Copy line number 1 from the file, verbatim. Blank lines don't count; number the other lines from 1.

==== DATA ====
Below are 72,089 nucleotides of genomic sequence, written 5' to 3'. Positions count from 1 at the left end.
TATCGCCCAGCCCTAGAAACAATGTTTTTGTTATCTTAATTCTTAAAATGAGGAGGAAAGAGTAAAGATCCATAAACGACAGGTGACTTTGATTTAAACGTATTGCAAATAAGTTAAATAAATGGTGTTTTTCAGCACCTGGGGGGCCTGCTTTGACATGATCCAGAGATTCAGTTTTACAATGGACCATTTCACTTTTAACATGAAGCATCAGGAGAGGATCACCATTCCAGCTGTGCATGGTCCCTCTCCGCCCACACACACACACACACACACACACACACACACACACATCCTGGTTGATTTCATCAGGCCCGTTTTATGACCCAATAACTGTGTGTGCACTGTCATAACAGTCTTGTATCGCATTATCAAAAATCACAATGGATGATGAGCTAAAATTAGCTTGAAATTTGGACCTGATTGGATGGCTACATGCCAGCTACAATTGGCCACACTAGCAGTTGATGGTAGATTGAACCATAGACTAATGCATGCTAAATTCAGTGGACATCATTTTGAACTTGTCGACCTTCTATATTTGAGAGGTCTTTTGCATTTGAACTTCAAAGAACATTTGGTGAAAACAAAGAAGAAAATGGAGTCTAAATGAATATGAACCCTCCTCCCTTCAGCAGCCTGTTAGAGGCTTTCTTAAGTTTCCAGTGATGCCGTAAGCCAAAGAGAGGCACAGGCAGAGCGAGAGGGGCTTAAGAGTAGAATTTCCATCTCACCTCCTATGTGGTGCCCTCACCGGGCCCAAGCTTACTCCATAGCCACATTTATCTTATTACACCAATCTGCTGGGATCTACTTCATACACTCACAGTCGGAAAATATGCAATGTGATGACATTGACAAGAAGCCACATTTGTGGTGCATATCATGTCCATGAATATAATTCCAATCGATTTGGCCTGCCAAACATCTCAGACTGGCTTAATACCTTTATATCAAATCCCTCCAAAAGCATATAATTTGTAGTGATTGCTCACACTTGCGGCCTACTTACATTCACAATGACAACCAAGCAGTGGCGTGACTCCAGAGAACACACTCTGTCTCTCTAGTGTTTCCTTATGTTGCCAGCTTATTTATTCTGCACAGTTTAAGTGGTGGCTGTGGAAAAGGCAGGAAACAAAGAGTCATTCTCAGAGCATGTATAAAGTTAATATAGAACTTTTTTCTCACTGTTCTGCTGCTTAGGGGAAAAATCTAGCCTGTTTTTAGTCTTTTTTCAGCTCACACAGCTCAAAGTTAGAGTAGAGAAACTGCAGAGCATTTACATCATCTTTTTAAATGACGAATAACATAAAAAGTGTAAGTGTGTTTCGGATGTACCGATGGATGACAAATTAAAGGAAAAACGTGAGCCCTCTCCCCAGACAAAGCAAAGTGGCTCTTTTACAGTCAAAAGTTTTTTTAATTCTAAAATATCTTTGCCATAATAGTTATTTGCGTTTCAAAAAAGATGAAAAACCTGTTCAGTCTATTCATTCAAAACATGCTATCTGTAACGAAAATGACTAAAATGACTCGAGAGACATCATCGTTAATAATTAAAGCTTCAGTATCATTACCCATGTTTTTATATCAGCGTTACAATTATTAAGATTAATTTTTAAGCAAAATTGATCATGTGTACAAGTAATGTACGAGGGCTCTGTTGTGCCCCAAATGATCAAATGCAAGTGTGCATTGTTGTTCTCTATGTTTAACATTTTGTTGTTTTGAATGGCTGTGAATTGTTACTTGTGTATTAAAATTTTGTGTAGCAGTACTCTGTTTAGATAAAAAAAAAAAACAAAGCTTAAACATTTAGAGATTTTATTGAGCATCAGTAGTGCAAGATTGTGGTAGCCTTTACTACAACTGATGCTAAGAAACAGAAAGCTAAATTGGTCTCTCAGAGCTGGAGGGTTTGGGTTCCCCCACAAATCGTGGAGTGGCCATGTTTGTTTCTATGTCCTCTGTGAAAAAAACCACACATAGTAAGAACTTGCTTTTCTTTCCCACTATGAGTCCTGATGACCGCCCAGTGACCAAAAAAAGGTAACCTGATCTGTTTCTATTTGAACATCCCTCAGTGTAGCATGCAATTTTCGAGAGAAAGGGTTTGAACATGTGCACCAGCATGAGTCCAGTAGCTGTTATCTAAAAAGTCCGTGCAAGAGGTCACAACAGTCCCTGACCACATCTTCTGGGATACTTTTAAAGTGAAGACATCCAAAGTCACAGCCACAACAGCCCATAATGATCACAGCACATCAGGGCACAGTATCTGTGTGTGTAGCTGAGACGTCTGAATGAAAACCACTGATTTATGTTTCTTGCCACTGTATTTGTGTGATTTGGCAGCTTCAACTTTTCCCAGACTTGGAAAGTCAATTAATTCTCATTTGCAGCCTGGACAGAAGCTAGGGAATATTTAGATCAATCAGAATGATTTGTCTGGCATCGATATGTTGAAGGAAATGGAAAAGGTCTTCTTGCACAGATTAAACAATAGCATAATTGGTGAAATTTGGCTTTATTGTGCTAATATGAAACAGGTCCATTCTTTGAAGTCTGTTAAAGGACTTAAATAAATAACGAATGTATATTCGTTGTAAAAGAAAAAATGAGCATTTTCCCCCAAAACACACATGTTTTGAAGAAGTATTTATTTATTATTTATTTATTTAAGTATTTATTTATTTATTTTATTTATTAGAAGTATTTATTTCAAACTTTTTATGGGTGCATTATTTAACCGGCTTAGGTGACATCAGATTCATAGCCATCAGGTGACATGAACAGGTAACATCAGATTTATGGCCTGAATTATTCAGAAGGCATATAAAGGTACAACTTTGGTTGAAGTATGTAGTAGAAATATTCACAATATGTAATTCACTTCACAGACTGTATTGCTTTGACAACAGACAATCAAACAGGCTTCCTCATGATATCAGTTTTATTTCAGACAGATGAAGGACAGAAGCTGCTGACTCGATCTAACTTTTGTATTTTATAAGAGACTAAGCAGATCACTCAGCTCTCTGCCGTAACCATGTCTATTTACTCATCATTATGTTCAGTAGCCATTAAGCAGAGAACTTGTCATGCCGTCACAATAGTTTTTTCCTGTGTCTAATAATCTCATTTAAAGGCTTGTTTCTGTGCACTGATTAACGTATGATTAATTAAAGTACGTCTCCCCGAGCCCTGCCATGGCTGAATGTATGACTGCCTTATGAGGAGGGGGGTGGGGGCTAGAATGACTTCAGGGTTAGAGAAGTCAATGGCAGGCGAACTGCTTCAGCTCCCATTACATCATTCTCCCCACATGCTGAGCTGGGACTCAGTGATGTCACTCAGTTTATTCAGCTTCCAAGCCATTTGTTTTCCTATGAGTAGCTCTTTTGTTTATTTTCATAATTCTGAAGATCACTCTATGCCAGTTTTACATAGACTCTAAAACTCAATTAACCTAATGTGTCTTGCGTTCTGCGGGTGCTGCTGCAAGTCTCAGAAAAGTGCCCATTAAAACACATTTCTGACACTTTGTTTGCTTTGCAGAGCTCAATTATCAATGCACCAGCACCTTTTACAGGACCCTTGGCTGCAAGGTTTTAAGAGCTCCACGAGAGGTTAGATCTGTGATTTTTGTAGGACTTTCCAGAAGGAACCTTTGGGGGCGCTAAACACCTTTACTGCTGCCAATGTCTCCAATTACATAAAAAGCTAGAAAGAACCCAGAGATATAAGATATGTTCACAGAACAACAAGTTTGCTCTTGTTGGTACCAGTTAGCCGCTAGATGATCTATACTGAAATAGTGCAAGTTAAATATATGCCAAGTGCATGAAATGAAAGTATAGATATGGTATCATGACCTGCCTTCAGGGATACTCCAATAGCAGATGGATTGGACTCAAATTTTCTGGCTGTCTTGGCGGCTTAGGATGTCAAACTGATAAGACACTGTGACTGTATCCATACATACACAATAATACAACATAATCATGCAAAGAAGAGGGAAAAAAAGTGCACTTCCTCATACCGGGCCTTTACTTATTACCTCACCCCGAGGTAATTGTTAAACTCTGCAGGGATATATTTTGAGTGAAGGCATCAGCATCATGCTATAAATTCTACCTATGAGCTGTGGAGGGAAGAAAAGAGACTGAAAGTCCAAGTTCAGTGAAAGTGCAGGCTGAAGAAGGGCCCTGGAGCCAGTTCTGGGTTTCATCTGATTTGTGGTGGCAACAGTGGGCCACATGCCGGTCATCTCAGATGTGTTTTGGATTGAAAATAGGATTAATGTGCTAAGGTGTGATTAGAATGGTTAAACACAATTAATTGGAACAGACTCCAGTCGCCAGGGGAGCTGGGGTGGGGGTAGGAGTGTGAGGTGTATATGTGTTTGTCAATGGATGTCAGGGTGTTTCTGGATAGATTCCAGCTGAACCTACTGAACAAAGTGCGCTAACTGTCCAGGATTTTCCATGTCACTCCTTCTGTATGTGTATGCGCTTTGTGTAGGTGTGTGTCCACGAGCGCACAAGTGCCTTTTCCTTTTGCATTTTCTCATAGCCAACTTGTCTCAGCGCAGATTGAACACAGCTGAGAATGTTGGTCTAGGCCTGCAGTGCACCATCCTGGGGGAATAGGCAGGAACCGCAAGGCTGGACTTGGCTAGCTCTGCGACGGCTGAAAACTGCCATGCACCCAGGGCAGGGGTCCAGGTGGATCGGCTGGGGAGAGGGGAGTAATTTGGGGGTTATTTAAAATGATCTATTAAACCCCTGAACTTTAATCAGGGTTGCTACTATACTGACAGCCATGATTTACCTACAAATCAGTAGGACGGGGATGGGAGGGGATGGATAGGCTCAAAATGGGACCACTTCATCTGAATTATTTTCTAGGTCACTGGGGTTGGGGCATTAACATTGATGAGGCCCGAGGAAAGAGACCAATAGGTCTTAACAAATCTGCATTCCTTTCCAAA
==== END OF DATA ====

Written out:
Below are 72,089 nucleotides of genomic sequence, written 5' to 3'. Positions count from 1 at the left end.